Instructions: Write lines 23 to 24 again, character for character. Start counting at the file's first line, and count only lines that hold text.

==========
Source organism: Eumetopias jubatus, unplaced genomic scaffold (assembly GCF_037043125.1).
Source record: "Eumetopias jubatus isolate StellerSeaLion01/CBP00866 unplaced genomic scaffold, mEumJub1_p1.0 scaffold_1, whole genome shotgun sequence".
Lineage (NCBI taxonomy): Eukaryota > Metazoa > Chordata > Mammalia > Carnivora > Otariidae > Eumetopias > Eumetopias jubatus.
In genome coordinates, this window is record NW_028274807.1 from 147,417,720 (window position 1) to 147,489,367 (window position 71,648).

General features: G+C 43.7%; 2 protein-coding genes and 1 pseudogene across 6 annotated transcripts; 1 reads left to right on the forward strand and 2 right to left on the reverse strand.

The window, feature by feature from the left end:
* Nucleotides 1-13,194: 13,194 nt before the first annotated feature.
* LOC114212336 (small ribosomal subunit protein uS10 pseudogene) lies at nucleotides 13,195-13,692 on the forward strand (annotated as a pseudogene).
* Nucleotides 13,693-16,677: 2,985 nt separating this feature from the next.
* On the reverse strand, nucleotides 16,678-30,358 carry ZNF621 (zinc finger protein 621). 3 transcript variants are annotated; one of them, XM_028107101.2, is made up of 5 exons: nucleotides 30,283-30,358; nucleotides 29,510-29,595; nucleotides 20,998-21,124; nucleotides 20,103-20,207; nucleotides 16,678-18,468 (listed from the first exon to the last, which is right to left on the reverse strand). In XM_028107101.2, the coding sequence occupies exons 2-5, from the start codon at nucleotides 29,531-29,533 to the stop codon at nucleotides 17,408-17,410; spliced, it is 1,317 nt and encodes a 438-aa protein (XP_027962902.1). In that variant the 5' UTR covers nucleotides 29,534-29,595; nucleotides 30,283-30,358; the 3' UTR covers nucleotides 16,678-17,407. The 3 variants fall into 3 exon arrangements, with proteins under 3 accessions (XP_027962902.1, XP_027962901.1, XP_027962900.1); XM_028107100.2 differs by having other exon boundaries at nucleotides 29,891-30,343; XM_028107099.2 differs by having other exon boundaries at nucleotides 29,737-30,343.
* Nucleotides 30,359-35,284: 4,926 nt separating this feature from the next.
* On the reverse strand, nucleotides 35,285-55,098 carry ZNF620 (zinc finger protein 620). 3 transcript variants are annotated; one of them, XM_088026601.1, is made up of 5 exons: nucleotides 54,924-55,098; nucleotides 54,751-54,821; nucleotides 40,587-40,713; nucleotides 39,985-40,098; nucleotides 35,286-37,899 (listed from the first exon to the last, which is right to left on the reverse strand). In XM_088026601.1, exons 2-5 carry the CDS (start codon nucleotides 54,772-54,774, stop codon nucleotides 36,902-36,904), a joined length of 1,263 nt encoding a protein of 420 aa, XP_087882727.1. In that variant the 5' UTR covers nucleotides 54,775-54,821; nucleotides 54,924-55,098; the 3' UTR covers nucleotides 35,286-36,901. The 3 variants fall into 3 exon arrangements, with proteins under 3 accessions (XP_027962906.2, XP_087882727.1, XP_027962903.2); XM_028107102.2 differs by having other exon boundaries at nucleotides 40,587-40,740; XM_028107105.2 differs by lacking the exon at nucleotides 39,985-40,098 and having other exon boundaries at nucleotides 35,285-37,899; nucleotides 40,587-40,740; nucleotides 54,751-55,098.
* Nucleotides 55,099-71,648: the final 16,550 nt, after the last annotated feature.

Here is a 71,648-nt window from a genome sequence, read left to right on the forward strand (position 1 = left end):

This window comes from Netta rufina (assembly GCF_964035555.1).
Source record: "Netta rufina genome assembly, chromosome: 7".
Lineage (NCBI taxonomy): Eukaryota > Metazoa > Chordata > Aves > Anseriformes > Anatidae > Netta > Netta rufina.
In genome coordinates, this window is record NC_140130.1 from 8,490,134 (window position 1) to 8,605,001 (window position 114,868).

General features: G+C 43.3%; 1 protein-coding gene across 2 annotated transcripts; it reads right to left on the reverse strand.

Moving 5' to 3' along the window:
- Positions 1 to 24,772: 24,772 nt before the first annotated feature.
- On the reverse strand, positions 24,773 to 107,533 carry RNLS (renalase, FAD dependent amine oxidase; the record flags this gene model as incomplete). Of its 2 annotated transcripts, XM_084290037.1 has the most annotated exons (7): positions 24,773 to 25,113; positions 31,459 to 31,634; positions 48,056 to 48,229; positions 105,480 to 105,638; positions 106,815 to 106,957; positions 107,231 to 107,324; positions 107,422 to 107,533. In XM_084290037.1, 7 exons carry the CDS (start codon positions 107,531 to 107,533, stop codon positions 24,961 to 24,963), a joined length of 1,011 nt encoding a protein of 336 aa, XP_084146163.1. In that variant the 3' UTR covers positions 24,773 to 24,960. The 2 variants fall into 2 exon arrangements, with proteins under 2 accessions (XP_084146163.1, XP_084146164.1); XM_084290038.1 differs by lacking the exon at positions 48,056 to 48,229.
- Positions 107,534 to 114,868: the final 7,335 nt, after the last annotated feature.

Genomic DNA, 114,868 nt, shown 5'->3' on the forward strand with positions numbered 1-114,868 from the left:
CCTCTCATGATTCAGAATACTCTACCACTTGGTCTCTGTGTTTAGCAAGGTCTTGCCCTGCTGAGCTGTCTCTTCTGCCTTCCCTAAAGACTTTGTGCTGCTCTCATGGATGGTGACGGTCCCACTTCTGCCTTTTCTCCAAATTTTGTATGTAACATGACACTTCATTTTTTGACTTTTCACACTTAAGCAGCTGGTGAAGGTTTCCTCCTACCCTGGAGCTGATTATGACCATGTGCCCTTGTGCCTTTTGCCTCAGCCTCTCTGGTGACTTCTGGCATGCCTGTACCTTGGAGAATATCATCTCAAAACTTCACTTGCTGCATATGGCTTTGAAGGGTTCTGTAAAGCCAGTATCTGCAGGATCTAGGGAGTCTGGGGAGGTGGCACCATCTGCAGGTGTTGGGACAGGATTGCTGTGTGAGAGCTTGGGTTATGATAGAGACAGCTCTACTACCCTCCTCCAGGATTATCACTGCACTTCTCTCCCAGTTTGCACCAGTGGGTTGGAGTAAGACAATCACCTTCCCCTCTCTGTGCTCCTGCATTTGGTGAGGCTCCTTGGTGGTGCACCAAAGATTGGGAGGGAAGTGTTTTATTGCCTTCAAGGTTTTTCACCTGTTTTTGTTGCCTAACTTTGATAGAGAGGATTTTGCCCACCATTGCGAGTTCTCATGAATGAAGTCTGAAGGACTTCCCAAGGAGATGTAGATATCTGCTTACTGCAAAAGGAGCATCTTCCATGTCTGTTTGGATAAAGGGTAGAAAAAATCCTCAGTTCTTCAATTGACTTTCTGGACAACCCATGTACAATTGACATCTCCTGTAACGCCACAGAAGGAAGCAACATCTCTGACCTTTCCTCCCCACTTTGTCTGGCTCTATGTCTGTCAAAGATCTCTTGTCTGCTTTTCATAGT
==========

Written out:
- Positions 107,534 to 114,868: the final 7,335 nt, after the last annotated feature.

Genomic DNA, 114,868 nt, shown 5'->3' on the forward strand with positions numbered 1-114,868 from the left: